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  • Writer's pictureSriram Chidambaram

Servette FC vs FC Sion: My Stade de Genève Experience

Updated: May 13, 2023

Last week I went to Dortmund and checked off a bucket list football experience. This weekend, I wanted to take a shorter trip, to Bern, and watch BSC Young Boys play. However, I was informed that Sion would be visiting Geneva to play Servette in the Swiss Super League, a game that is known as the derby du Rhône (derby of the Rhone). I decided that this would be the ideal scenario to watch Servette play and cancelled my travel plans. While I did expect fireworks, I did not think I was going to see them literally. So, here is my derby day Servette FC experience from the beginning.

Smoke clouds over the field as fireworks are set-off by Sion fans in the away end.

The game was scheduled to kick off at 4.30 PM, so we (my study abroad friends Caleb and Jameson) left a good ninety minutes in advance to get there and take in the pre-game energy. We took a packed bus from Jonction to Stade de Geneve (a ten-minute commute) and got off at the main plaza, right outside the Nord Stand, where we were supposed to sit. The place was buzzing with local fans, and we could hear the Section Grenat (the Servette Ultras) who had already made their way into the stadium an hour before kickoff. I made my way to La Boutique des Grenat (a fan shop outside the stadium) to get myself a Servette scarf. I must say, I was a little disappointed with the selection of scarves they had (after being spoiled by the vendors outside Signal Iduna park last Sunday), but for a relatively smaller club like Servette, that is to be expected. I ended up getting a semi-decent one for CHF 25 but that was the best quality to price ratio they had. I also looked at the beanies, but they were CHF 35 and way out of my budget.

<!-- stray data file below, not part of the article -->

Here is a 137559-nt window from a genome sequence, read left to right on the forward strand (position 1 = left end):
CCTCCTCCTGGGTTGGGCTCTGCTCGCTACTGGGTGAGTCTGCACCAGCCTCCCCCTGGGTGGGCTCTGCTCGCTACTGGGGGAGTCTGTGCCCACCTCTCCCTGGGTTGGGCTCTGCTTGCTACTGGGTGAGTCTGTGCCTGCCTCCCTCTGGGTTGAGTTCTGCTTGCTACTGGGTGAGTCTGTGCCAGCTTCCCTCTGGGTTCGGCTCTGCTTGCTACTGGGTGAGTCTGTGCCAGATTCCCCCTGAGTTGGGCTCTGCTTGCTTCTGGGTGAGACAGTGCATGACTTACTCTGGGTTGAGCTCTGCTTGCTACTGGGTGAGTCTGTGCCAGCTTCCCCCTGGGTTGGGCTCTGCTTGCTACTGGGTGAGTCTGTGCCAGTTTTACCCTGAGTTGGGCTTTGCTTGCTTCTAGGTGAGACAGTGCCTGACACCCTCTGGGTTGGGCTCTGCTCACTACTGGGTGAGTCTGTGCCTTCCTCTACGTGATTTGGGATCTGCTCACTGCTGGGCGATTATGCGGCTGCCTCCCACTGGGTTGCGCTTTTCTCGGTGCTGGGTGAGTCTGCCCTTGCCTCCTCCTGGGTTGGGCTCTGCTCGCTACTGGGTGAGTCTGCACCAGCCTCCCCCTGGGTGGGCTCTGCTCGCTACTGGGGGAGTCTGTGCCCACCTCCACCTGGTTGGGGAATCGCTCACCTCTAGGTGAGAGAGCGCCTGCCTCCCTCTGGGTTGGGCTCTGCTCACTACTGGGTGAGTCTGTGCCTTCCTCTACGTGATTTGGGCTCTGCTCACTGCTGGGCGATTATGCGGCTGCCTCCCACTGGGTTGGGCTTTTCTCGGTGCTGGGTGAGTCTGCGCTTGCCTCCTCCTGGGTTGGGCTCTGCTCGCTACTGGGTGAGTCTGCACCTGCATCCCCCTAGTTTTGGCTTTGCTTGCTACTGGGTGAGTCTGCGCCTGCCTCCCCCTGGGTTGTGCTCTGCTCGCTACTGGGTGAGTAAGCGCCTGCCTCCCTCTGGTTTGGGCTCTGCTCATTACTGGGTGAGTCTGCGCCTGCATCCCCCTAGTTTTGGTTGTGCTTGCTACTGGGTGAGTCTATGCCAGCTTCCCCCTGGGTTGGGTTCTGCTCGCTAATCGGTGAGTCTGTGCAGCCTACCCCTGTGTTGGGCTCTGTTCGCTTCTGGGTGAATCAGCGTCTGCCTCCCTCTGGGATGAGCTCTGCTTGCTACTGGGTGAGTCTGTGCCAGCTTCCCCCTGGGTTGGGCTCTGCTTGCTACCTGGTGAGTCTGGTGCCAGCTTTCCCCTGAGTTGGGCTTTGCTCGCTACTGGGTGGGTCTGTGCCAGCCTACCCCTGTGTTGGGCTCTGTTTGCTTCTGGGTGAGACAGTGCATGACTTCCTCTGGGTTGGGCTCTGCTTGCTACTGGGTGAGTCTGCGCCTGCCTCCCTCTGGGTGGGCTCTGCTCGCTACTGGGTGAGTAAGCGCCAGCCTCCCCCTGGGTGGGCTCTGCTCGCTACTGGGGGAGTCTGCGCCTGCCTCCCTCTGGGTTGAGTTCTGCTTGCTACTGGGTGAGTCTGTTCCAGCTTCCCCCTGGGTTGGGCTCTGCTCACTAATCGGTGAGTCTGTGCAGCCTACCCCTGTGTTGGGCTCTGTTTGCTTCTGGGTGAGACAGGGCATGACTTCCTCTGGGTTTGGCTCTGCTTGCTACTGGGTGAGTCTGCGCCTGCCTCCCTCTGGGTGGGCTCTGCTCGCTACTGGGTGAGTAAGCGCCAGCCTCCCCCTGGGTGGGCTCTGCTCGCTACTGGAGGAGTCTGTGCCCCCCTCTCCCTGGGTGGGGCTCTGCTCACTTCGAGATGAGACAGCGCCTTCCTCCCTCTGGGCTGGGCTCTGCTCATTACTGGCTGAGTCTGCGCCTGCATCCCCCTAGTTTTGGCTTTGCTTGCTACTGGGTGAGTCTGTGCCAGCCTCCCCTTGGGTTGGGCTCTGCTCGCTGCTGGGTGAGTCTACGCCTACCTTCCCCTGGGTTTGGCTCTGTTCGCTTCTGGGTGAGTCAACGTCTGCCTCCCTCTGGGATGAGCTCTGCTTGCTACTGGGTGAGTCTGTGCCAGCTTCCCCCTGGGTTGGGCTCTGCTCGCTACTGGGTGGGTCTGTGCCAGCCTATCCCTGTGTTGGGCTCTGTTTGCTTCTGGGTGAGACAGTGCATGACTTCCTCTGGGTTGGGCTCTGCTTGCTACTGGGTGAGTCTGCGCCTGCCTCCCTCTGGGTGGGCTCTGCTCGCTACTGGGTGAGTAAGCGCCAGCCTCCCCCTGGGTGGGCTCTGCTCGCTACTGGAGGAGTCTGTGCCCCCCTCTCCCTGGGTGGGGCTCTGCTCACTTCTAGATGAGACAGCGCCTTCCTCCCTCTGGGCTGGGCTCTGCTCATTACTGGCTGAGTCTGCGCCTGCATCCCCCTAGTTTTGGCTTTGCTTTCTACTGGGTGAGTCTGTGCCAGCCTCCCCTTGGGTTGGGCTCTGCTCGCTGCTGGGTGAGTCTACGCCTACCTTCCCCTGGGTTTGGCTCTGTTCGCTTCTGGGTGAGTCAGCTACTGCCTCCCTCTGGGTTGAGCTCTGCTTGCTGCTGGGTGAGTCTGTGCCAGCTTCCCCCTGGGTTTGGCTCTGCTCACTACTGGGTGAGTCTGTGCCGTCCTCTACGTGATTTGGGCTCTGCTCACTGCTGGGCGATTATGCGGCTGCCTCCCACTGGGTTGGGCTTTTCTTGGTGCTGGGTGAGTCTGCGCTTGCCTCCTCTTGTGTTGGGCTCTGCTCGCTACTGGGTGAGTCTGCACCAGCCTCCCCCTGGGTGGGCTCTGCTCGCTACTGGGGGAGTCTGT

With about thirty minutes to kick-off, we met some more of our study abroad friends and headed into the stadium. The central sectors of the Nord Stand were packed with Servette Ultras, with a more scattered but respectable crowd in the adjacent stands. Meanwhile, the Tribune Principale and Tribune Est, that lined the touchline, were getting filled up by families. The travelling Sion fans were packed into a corner of the Sud Stand and the remainder of the stand was left completely empty to prevent any clashes between both sets of fans.

To paint the picture ahead of this Swiss Super league clash, this was Servette FC’s first game back after the World Cup interval (since their away fixture at Winterthur got postponed last week). They came into this game in 4th place (one point off second), with a game in hand. Meanwhile, 8th placed Sion were fresh off a loss to Lugano, but still seven points off the drop.

As the teams walked out onto the field before kickoff, the Servette anthem began to play, and the 15,000 odd home fans joined in. Section Grenat, who were on their feet and in full voice since warmups, welcomed the kick-off by lighting dozens of flares. The first half was a scrappy affair with Servette marginally dominating possession. In the 17th minute, Chris Bedia opened the scoring for Servette. Gaël Clichy (former Arsenal and Manchester City fullback, who now plays for Servette) was defending right in front of us during the first half, and it was impressive to see this thirty-seven-year-old veteran compete against younger attackers. Around the mid-point of the first half, the Sion fans began to set off fireworks which stopped the game for a minute or two. I had never seen this at a football game, in person or on TV, and it was very amusing because Sion was a goal down. However, this was just the first of many more times that the game would be interrupted by the pyros.